A bucket full of goodness

I love composting and I love (trying to) grow things. I love the idea that I can take kitchen waste material, transform it into great plant food, and perhaps even turn it into food for us. I buy the cheapest possible potting mix and usually amend that with compost to top up veggie garden beds, or grow things in pots. We’re at the end of autumn here so it’s a great time to grow some winter lettuces and other things, yet my compost is not ready. What to do? I realise that I can buy compost from the store (not as good as my own) or I can give the nutrient poor potting mix a real boost by mixing in some fertiliser. That’s when it occurred to me that rather than getting in the car and driving to the gardening store to buy a bag of sheep manure, I could forage much closer to home!

Autumn has thankfully brought us some rain so there is much more green grass around. We may even have to mow the lawn (I can’t remember when we did that last, at least a month ago). The kangaroos are loving it, and have been very bold and venturing into the suburbs to enjoy the sporting ovals and local parks.

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A damp little roo as the morning fog clears

Subsequently, there is plenty of fresh roo poo everywhere! It didn’t take too much work, but we did get the added benefit of a little bit of exercise while collecting a whole bucket from our local neighbourhood. Hubby and I perhaps roused some curiosity in other people out enjoying the parks (there were 3 simultaneous soccer matches going on down at the soccer field), but I was quite pleased that we were able to fill the whole bucket so easily.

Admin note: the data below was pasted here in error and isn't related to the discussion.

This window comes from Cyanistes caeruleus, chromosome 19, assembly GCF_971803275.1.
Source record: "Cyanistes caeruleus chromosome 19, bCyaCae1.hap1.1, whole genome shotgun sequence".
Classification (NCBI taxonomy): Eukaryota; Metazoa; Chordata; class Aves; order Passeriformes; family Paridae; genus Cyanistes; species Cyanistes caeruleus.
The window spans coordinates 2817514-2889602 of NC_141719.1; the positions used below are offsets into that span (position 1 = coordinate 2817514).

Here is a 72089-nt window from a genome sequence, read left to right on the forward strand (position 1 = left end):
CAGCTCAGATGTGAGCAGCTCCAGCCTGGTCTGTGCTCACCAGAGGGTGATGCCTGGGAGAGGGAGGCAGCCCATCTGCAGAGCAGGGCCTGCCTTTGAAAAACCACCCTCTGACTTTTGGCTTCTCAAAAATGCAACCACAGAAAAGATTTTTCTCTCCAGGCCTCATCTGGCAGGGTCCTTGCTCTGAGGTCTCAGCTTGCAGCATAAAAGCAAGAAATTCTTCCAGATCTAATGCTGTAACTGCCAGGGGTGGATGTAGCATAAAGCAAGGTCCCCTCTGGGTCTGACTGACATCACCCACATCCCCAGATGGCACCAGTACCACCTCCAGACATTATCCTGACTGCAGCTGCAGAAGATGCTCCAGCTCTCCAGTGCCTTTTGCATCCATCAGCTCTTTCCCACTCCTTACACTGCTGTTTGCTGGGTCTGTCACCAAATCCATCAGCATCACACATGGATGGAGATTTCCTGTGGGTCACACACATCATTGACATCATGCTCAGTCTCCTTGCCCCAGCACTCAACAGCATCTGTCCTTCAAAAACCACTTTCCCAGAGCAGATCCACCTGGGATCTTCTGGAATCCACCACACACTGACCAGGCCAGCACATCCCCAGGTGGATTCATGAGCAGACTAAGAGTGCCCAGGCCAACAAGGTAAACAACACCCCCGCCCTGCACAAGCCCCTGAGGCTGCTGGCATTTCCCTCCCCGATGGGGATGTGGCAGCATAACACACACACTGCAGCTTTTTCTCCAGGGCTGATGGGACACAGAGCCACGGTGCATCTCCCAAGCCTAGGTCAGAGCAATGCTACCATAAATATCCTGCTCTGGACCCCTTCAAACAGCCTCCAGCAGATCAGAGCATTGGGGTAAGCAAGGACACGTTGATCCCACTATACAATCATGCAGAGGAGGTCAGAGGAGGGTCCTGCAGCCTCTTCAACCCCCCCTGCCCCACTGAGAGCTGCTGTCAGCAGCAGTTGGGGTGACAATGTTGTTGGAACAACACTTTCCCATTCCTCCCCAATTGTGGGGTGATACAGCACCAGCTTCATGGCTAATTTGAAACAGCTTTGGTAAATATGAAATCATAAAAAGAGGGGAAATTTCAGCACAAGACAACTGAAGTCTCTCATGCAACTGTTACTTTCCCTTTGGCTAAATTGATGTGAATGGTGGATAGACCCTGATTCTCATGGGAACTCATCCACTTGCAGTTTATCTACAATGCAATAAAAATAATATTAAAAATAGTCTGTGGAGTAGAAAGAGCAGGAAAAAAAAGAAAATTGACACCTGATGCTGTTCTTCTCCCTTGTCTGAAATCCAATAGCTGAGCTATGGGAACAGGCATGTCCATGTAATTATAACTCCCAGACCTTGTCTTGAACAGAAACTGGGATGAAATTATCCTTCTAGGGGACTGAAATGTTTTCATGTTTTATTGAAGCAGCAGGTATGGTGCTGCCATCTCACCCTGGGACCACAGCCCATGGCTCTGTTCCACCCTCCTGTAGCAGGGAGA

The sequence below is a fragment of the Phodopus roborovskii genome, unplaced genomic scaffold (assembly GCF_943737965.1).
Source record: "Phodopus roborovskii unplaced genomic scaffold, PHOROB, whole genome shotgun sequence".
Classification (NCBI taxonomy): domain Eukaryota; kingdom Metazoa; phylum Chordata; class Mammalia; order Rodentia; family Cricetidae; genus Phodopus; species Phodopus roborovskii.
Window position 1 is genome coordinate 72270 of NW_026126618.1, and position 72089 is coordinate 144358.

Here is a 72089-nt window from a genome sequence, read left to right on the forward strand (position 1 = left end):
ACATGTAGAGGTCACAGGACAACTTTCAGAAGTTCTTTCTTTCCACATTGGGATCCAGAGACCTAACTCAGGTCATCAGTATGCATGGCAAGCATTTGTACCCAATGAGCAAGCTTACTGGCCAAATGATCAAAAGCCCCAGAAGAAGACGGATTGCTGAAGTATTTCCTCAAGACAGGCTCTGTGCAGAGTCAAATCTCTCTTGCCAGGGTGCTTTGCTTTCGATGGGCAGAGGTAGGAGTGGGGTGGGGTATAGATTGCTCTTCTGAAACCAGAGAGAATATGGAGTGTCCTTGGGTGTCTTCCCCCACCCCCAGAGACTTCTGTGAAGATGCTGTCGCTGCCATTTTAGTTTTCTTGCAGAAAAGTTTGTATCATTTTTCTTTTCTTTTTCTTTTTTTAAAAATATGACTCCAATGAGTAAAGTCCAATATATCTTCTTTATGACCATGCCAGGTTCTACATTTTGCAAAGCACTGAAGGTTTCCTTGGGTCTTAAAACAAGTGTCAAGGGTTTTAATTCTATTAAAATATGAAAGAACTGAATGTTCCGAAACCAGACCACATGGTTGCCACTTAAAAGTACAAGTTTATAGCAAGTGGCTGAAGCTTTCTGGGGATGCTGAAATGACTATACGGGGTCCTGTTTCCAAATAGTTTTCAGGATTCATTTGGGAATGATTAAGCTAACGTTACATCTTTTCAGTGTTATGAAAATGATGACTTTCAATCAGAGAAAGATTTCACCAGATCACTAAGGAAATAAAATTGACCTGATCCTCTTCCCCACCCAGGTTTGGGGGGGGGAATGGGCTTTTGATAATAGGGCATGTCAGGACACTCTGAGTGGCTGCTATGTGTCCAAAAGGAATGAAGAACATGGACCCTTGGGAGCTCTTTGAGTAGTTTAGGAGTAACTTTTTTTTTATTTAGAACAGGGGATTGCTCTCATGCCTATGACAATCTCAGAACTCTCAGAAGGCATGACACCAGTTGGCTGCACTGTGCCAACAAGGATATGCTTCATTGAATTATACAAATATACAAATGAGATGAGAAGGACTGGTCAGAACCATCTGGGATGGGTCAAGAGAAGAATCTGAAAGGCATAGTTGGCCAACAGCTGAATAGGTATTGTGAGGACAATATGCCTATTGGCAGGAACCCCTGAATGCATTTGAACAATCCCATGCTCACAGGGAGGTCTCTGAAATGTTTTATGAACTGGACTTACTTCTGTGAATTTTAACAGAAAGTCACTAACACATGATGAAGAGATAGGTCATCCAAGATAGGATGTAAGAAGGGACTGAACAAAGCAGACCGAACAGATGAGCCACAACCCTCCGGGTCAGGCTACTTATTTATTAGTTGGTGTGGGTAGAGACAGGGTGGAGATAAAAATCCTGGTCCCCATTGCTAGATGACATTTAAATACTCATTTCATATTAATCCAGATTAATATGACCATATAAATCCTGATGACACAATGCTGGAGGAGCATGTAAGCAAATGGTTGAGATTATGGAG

I think roo poo is less rich than other manures, so I think it should be safe to just mix into the potting mix and use straight away. It will be fun to experiment with it anyhow.

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3 thoughts on “A bucket full of goodness

  1. This is great – nice idea with the roo poo! I’ve been wanting to try making compost for a while, mainly to save on kitchen waste, but I don’t have a proper compost bin yet. Can I ask what you use to keep your compost in?

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    1. Sure! The previous owners of our house left behind a simple plastic construction. It’s basically 4 sided with vents and a lid. My husband says he can build a larger wooden structure with 2 or 3 bays (if he ever gets around to it!)
      If you want to start small I would recommend the bokashi system. It’s not composting, but fermenting. We used one of these when we were in an apartment, although you have to bury the waste to finish the process. It creates really great rich soil though!

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